which means, you form up on the grid the red lights come on ……..and when the red lights go out we are
A disastrous start, I sat with the wheels spinning, no traction to speak and
was in danger of the pack behind swarming past. Not just too much throttle but tyres that are 3 years old didn’t
help. I did see out of the corner of my right eye the nose of an Aston from the second row but by now I had
momentum and was into the first corner, with the lead Aston further ahead than I’d hoped.
Through Cascades I realised I was losing touch with the leader and set about
concentrating and push as much as I could but keeping it smooth. Out of Shell hairpin, I could see I was well
ahead of anyone else, I could see them on their approach to the hairpin.
No matter how hard I tried, lap after lap I could not make any advance on the lead
Aston. No matter, it’s not over ‘til it’s over, so head down and concentrate on driving - no mistakes.
It didn’t help with concentration when on about lap three I had something deposit
its self in my left eye, which by now was beginning to irritate. Even though I know you shouldn’t, I rubbed and
of course made it worse.
By now I was alone, and thinking I should perhaps make my pit stop. What pit stop I
hear you ask? Ah well, if two drivers were taking part the first driver had to come in after lap three and 5
mins prior to the end of the race, switch the engine off, get out, the second driver gets in, belts up, starts
the car and can go when a minimum of 45 seconds had passed from stationary. If, like me there is only one
driver, he can stay in the car, leave the engine running but must spend 45 seconds stationary.
As I entered the pit lane I was careful not to exceed the 60kph speed limit, for
those like me it’s some where between 37 & 38mph. It seems so slow after driving round as fast as you can. I
decided I wanted to be at the far end of the pit lane so on my way out I would only have a short distance to
travel at the pit lane speed limit. I pulled up where I’d arrange to meet my crew.
Paul held the watch and Rob gave me the count down - team work eh?
It reminded me of the film Le Mans with Steve McQueen in it, you know where it’s in
s..l..o..w m..o..t..i..o..n. Eventually 4, 3, 2, 1, GO! As I rejoined I could see a car coming round the first
corner, Old Hall, and as I got up to speed I realised it was the lead Aston. Rob and Paul had said I was leading
when I came in as the leader had pitted one lap prior.
Although now I was back into second place, the second driver was behind the wheel
and I was gaining, not much but I was gaining. The gap fluctuated a bit and not just as the speed increased and
decreased. A 5 second gap at 100 mph is twice the distance in feet at 50 mph. That is why (in F1 especially) a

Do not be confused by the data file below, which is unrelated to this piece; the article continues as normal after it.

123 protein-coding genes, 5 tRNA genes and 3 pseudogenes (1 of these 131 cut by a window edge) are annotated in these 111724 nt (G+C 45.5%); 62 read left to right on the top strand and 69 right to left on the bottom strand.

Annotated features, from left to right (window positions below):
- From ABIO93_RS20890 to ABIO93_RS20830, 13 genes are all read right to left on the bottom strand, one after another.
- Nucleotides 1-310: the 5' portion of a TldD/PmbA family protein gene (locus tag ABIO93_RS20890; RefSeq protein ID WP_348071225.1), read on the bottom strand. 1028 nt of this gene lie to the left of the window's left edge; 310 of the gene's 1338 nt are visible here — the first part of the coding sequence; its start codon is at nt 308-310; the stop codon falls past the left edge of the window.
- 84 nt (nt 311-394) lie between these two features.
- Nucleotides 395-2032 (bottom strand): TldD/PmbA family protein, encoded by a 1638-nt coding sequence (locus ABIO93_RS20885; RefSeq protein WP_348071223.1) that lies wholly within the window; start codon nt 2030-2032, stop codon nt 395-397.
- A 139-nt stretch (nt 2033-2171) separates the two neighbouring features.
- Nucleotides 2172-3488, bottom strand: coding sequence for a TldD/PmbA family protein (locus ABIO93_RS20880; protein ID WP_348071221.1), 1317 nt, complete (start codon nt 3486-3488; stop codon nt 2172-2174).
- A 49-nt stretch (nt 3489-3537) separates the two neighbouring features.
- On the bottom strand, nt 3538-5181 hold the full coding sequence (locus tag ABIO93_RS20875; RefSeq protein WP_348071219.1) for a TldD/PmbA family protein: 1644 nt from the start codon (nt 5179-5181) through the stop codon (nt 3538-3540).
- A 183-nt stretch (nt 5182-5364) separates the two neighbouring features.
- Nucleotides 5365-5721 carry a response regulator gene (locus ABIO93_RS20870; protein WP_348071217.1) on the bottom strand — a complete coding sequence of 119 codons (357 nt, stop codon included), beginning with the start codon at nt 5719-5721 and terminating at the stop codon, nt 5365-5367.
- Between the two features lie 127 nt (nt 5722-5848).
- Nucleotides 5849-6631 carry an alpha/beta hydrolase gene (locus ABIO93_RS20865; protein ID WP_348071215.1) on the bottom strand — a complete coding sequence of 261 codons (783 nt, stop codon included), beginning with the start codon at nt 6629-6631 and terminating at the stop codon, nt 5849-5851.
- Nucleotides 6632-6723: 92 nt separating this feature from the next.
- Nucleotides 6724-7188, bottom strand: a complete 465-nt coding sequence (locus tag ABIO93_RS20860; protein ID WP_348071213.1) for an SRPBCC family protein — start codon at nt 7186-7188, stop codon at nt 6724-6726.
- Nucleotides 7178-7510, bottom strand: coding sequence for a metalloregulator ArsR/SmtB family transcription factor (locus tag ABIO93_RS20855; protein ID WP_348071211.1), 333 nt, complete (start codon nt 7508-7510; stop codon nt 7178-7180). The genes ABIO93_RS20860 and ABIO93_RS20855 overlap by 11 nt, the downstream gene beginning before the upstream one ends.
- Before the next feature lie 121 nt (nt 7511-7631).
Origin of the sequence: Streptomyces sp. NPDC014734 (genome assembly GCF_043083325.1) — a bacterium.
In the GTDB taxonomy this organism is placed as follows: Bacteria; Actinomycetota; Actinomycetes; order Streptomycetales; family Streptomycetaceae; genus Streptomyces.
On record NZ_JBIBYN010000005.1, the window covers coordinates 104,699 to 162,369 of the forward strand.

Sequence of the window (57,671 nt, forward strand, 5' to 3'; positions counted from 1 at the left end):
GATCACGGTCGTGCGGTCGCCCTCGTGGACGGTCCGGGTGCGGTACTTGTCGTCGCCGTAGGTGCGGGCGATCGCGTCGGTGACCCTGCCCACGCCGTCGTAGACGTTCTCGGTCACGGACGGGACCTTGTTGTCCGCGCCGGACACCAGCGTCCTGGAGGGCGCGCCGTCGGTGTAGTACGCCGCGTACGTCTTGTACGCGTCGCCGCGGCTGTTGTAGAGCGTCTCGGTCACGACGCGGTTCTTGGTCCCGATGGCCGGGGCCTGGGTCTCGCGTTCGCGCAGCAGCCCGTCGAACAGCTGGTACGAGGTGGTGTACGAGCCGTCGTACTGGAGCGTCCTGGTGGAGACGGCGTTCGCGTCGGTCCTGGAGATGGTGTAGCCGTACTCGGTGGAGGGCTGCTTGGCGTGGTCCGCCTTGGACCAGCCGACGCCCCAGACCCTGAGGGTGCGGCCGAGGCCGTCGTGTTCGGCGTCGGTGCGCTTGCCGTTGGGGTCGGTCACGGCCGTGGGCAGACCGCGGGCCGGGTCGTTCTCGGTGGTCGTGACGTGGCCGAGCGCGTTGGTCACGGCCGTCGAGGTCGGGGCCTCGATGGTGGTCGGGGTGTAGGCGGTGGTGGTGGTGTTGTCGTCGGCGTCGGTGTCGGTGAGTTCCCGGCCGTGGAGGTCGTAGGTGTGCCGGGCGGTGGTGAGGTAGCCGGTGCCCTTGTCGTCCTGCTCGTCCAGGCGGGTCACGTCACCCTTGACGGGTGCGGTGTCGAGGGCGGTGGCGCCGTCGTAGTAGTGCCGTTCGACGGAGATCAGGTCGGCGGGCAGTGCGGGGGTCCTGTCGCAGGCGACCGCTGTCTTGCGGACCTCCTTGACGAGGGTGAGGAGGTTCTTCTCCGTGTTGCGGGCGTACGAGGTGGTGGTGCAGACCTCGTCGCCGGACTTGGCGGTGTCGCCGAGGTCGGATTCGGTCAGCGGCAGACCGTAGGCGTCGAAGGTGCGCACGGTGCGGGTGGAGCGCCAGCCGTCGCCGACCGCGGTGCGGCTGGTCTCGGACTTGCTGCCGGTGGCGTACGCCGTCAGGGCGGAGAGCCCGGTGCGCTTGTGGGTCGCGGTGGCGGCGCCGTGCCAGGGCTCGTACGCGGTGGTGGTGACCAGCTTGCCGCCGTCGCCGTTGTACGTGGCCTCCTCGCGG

car seems to get closer as it decreases its speed into corners, but the difference in time stays the same.
Little by little I got closer, so much so I was thinking of a way past, I felt I was
in with a shout for the lead. Trying ignore my eye irritation I got within less than a second. It was such a hot
day, not only was it hot in the cockpit from the heat radiating from the engine and transmission but also
through the peddles. The heat was going uncomfortable through my race boots, I’d only ever noticed that once
before at Zandvoort in (PFfC) 2005 when it was a scorcher.
Back to racing, when the chequered flag fell I realised I’d just have to be content
with 2nd place as now it was all over. If only there had been another lap …or two. It was
however close enough to make it a race, as a few people attested later in the paddock, including the winning
drivers. The car went really well, no problems as usual, and we all lived to fight another day.
Oh yes, the grit in my eye finally worked it way out after a trip to the med
Throughout the day it was great to have a steady stream of folks, young and old
coming over to admire the car. We always meet such lovely people, asking “…are you racing it today? What time?
Which race? Then staying especially to watch.
Thank you Rob Sharp and Paul Mercer without whom it would not have been the
The Ferrari 250 is well suited to the 50s Sports and GT Race Series.
I can thoroughly recommend the Series either as a spectator or as a participant.
They are a very friendly and helpful bunch, all Gentlemen drivers.
They always have a terrific race series planned.
Check out their web site whether you are thinking of racing or looking for some
weekend’s entertainment watching real cars race. www.fiftiesracing.org